Asked  7 Months ago    Answers:  5   Viewed   237 times

I keep reading it is poor practice to use the PHP close tag ?> at the end of the file. The header problem seems irrelevant in the following context (and this is the only good argument so far):

Modern versions of PHP set the output_buffering flag in php.ini If output buffering is enabled, you can set HTTP headers and cookies after outputting HTML because the returned code is not sent to the browser immediately.

Every good practice book and wiki starts with this 'rule' but nobody offers good reasons. Is there another good reason to skip the ending PHP tag?

 Answers

49

Sending headers earlier than the normal course may have far reaching consequences. Below are just a few of them that happened to come to my mind at the moment:

  1. While current PHP releases may have output buffering on, the actual production servers you will be deploying your code on are far more important than any development or testing machines. And they do not always tend to follow latest PHP trends immediately.

  2. You may have headaches over inexplicable functionality loss. Say, you are implementing some kind payment gateway, and redirect user to a specific URL after successful confirmation by the payment processor. If some kind of PHP error, even a warning, or an excess line ending happens, the payment may remain unprocessed and the user may still seem unbilled. This is also one of the reasons why needless redirection is evil and if redirection is to be used, it must be used with caution.

  3. You may get "Page loading canceled" type of errors in Internet Explorer, even in the most recent versions. This is because an AJAX response/json include contains something that it shouldn't contain, because of the excess line endings in some PHP files, just as I've encountered a few days ago.

  4. If you have some file downloads in your app, they can break too, because of this. And you may not notice it, even after years, since the specific breaking habit of a download depends on the server, the browser, the type and content of the file (and possibly some other factors I don't want to bore you with).

  5. Finally, many PHP frameworks including Symfony, Zend and Laravel (there is no mention of this in the coding guidelines but it follows the suit) and the PSR-2 standard (item 2.2) require omission of the closing tag. PHP manual itself (1,2), Wordpress, Drupal and many other PHP software I guess, advise to do so. If you simply make a habit of following the standard (and setup PHP-CS-Fixer for your code) you can forget the issue. Otherwise you will always need to keep the issue in your mind.

Bonus: a few gotchas (actually currently one) related to these 2 characters:

  1. Even some well-known libraries may contain excess line endings after ?>. An example is Smarty, even the most recent versions of both 2.* and 3.* branch have this. So, as always, watch for third party code. Bonus in bonus: A regex for deleting needless PHP endings: replace (s*?>s*)$ with empty text in all files that contain PHP code.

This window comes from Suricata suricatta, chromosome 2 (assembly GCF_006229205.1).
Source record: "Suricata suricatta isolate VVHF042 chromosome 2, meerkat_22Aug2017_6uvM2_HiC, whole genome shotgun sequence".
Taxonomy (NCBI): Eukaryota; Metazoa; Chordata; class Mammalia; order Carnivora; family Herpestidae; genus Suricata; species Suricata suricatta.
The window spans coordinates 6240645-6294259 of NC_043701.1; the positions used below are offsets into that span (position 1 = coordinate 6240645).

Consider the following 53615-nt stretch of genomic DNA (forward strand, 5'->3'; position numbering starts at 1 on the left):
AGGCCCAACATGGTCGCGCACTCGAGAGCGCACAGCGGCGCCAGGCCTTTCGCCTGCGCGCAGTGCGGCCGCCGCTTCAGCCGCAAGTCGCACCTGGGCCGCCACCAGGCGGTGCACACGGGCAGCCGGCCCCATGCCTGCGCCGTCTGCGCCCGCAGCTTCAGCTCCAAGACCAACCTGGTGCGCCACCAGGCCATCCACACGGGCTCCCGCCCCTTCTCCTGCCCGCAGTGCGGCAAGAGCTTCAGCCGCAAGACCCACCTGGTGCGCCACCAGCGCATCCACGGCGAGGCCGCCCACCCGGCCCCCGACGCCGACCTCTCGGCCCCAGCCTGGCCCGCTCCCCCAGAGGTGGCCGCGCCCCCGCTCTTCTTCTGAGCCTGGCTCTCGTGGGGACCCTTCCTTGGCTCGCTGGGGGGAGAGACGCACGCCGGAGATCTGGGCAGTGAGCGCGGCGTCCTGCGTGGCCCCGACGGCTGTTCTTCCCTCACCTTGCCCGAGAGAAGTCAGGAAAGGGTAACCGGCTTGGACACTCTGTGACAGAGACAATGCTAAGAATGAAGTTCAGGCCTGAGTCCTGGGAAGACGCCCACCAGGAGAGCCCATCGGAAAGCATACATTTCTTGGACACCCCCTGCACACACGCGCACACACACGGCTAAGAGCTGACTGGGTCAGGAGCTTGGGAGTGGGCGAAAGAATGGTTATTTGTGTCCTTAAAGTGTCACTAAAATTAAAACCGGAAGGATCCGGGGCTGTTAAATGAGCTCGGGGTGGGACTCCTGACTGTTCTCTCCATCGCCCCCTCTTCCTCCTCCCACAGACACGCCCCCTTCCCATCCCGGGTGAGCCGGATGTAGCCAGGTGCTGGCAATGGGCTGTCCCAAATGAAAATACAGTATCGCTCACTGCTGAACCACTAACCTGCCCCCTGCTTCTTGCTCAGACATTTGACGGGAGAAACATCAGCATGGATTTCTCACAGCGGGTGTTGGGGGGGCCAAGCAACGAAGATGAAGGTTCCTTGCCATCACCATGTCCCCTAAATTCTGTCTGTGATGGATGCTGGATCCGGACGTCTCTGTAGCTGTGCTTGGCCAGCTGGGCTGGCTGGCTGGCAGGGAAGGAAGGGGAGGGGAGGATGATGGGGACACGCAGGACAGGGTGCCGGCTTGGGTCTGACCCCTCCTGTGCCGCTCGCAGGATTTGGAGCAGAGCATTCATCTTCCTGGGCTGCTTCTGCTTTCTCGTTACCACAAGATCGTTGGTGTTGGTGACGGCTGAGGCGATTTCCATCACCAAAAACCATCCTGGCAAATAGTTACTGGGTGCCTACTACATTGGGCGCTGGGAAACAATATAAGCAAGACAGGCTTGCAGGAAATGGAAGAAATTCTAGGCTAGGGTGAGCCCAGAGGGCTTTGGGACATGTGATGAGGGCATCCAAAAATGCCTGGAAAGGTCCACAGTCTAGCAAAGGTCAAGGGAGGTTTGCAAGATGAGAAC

Wednesday, March 31, 2021
 
Dev
answered 7 Months ago
Dev
64

It depends if your output_buffering directive in php.ini file. If it is Off

output_buffering = Off

then echo headers_sent() should output 1

In other cases, headers_sent() won't output any results because it will be FALSE. The headers won't be sent because the output is buffered.

If you want to get around this and force-send headers, you can use flush().

Hope this helps!

Saturday, May 29, 2021
 
Valdas
answered 5 Months ago
35

It’s all about loose coupling and single responsibility, which goes hand to hand with MV* (MVC/MVP/MVVM) patterns in JavaScript which are very modern in the last few years.

Loose coupling is an Object-oriented principle in which each component of the system knows its responsibility and doesn’t care about the other components (or at least tries to not care about them as much as possible). Loose coupling is a good thing because you can easily reuse the different modules. You’re not coupled with the interfaces of other modules. Using publish/subscribe you’re only coupled with the publish/subscribe interface which is not a big deal – just two methods. So if you decide to reuse a module in a different project you can just copy and paste it and it’ll probably work or at least you won’t need much effort to make it work.

When talking about loose coupling we should mention the separation of concerns. If you’re building an application using an MV* architectural pattern you always have a Model(s) and a View(s). The Model is the business part of the application. You can reuse it in different applications, so it’s not a good idea to couple it with the View of a single application, where you want to show it, because usually in the different applications you have different views. So it’s a good idea to use publish/subscribe for the Model-View communication. When your Model changes it publishes an event, the View catches it and updates itself. You don’t have any overhead from the publish/subscribe, it helps you for the decoupling. In the same manner you can keep your application logic in the Controller for example (MVVM, MVP it’s not exactly a Controller) and keep the View as simple as possible. When your View changes (or the user clicks on something, for example) it just publishes a new event, the Controller catches it and decides what to do. If you are familiar with the MVC pattern or with MVVM in Microsoft technologies (WPF/Silverlight) you can think of the publish/subscribe like the Observer pattern. This approach is used in frameworks like Backbone.js, Knockout.js (MVVM).